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Hackers Plant Fake Digital Evidence in Campaign Targeting Human Rights Activists

Recently, an unknown group of hackers has targeted human rights activists, lawyers, and journalists across India by planting fabricated digital evidence on their devices. One of the targets was the outspoken Indian human rights activist and government critic, Rona Wilson.

The list of victims includes a well-known academic, a labor lawyer, two singers, a Jesuit priest, and a leftist poet. Each victim works to advocate for the rights of impoverished communities within India and vocalizes criticism against the ruling party. Many of them have suffered persecution and incarceration for nearly three years while they await trial hearings.

Needless to say, we are living in a world where state-backed threat actors or politically motivated hacking groups operating independently can wage war against members of society. I’m not talking about the common variety of cyberattacks we see, where gaining illicit money is the goal, but something far more malicious.

Everybody knows that prominent journalists and outspoken activists are oftentimes prime targets of hostile state powers. After all, if people begin to think or behave a certain way, then an element of damage control has to be enacted in order to keep certain opponents from rising, to minimize the influence of their ideologies, ideas, and so forth.

While historic instances of the above could amount to a dissertation, these kinds of activities aren’t exclusive to hostile states and can be executed just as well by hacktivists who hold an oppositional view to a political party and the individuals that hold a popular political view or ideology counter to their own.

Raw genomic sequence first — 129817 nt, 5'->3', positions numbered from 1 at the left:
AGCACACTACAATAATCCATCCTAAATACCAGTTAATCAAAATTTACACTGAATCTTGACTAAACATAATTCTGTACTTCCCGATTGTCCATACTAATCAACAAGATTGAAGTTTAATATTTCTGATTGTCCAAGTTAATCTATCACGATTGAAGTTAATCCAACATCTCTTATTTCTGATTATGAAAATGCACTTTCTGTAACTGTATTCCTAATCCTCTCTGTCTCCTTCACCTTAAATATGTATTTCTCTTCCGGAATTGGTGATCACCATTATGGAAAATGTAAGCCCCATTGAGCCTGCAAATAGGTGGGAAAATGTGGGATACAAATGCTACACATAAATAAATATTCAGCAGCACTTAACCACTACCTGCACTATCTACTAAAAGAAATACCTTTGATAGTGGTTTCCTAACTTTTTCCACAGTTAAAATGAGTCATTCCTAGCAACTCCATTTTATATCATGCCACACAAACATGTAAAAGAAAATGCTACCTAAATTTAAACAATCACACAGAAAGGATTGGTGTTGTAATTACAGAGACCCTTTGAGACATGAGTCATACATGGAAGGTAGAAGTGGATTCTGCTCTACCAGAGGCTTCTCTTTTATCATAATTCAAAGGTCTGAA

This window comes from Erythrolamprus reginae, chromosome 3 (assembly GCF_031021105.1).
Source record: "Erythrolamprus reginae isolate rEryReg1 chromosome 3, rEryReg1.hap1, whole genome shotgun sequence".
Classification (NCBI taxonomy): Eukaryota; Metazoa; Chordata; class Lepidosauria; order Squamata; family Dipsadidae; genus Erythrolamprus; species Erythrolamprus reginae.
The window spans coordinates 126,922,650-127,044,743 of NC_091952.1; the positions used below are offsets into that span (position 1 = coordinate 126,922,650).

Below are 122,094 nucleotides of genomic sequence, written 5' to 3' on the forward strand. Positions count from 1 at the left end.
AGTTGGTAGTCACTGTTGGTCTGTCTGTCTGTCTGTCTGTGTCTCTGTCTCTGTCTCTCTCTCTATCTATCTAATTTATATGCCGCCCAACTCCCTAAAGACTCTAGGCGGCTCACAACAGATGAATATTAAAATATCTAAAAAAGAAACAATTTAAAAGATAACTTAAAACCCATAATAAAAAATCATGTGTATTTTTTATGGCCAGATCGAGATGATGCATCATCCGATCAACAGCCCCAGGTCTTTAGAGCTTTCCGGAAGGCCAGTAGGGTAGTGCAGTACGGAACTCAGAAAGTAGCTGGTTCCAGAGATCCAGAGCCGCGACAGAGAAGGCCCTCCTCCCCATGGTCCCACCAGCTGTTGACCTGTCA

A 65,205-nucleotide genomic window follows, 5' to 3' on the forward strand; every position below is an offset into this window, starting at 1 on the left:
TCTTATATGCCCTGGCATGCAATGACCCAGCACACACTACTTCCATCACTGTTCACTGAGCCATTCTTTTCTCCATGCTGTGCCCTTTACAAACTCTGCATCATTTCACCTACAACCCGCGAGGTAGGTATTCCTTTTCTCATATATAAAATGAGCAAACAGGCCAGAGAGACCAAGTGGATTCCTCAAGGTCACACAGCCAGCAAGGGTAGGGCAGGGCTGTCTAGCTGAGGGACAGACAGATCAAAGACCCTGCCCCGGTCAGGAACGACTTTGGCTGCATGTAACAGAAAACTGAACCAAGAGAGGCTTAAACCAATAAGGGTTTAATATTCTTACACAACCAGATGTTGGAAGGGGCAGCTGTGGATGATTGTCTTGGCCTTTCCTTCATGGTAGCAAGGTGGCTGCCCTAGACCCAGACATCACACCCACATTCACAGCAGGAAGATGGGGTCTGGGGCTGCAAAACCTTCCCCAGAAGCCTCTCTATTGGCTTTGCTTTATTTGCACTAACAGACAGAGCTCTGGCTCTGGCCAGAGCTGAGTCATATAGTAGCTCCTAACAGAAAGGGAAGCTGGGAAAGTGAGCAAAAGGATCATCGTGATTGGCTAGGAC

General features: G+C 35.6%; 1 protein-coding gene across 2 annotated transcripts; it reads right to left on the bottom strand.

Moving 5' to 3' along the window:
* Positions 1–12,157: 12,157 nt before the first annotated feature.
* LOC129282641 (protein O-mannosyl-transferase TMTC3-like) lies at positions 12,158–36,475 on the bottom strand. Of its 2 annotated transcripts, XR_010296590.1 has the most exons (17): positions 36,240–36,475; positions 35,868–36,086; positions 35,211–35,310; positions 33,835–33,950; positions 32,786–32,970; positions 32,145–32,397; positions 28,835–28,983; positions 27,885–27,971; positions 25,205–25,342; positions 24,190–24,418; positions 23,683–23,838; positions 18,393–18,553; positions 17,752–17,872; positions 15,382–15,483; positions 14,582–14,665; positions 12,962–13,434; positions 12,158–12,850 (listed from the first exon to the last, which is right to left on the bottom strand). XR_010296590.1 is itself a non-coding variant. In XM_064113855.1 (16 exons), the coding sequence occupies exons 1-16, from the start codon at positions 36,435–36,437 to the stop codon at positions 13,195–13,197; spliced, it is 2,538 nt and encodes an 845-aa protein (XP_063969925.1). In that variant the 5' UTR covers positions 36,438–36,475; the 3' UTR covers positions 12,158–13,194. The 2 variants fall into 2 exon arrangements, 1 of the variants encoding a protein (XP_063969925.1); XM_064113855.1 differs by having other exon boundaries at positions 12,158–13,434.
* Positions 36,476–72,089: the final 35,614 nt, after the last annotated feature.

Tracking Threats

According to a report published by the US cybersecurity firm SentinelOne, they have identified whom they believe fits the modus operandi of an Advanced Persistent Threat (APT) group that has persistently targeted specific individuals in India. Designated by the codename “ModifiedElephant” by researchers responsible for investigating the group.

An important note to make mention is that the malware used by ModifiedElephant doesn’t match the same level of sophistication of the Pegasus spyware used by the Israeli tech firm, NSO group.

This does not diminish the level of resourcefulness carried out by the group. The report reveals that ModifiedElephant has been in operation since “at least 2012” and is able to weaponize off-the-shelf remote access trojans (RATS).

This allows the group to insert fabricated evidence directly on the phones and devices owned by their victims. The report mentioned that it is possible that the APT group has ties to the commercial surveillance industry. According to researchers in the report --

“We observe that ModifiedElephant activity aligns sharply with Indian state interests and that there is an observable correlation between ModifiedElephant attacks and the arrests of individuals in controversial, politically-charged cases”,